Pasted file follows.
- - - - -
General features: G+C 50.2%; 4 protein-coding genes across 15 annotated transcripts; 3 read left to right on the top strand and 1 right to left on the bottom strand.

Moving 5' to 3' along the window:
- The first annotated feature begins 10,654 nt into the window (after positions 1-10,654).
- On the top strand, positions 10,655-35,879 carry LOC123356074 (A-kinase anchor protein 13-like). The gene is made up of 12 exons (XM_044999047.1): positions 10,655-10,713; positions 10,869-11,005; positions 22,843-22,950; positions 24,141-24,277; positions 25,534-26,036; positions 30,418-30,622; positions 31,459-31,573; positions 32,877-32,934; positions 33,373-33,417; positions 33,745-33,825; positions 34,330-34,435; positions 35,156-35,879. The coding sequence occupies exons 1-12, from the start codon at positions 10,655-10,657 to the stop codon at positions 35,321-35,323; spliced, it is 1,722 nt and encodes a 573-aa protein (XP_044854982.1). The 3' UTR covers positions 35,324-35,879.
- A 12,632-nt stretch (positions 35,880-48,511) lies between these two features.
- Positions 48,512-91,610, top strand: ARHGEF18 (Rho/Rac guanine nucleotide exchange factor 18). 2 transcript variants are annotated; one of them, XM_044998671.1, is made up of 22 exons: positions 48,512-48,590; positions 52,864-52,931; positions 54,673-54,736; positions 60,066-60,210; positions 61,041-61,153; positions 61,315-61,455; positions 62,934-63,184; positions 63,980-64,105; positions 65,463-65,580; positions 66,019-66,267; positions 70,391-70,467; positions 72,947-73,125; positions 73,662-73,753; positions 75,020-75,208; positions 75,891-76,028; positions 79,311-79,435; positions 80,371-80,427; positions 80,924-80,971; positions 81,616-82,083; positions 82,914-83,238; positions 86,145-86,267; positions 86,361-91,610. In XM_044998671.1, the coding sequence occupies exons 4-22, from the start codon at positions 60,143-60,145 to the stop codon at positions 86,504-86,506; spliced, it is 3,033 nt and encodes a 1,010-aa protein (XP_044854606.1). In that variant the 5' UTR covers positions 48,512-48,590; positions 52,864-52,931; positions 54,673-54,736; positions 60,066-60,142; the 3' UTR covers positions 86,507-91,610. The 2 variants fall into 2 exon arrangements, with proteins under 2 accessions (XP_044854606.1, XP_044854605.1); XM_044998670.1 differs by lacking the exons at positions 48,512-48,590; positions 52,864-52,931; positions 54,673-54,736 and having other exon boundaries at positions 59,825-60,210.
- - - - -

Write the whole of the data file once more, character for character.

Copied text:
General features: G+C 50.2%; 4 protein-coding genes across 15 annotated transcripts; 3 read left to right on the top strand and 1 right to left on the bottom strand.

Moving 5' to 3' along the window:
- The first annotated feature begins 10,654 nt into the window (after positions 1-10,654).
- On the top strand, positions 10,655-35,879 carry LOC123356074 (A-kinase anchor protein 13-like). The gene is made up of 12 exons (XM_044999047.1): positions 10,655-10,713; positions 10,869-11,005; positions 22,843-22,950; positions 24,141-24,277; positions 25,534-26,036; positions 30,418-30,622; positions 31,459-31,573; positions 32,877-32,934; positions 33,373-33,417; positions 33,745-33,825; positions 34,330-34,435; positions 35,156-35,879. The coding sequence occupies exons 1-12, from the start codon at positions 10,655-10,657 to the stop codon at positions 35,321-35,323; spliced, it is 1,722 nt and encodes a 573-aa protein (XP_044854982.1). The 3' UTR covers positions 35,324-35,879.
- A 12,632-nt stretch (positions 35,880-48,511) lies between these two features.
- Positions 48,512-91,610, top strand: ARHGEF18 (Rho/Rac guanine nucleotide exchange factor 18). 2 transcript variants are annotated; one of them, XM_044998671.1, is made up of 22 exons: positions 48,512-48,590; positions 52,864-52,931; positions 54,673-54,736; positions 60,066-60,210; positions 61,041-61,153; positions 61,315-61,455; positions 62,934-63,184; positions 63,980-64,105; positions 65,463-65,580; positions 66,019-66,267; positions 70,391-70,467; positions 72,947-73,125; positions 73,662-73,753; positions 75,020-75,208; positions 75,891-76,028; positions 79,311-79,435; positions 80,371-80,427; positions 80,924-80,971; positions 81,616-82,083; positions 82,914-83,238; positions 86,145-86,267; positions 86,361-91,610. In XM_044998671.1, the coding sequence occupies exons 4-22, from the start codon at positions 60,143-60,145 to the stop codon at positions 86,504-86,506; spliced, it is 3,033 nt and encodes a 1,010-aa protein (XP_044854606.1). In that variant the 5' UTR covers positions 48,512-48,590; positions 52,864-52,931; positions 54,673-54,736; positions 60,066-60,142; the 3' UTR covers positions 86,507-91,610. The 2 variants fall into 2 exon arrangements, with proteins under 2 accessions (XP_044854606.1, XP_044854605.1); XM_044998670.1 differs by lacking the exons at positions 48,512-48,590; positions 52,864-52,931; positions 54,673-54,736 and having other exon boundaries at positions 59,825-60,210.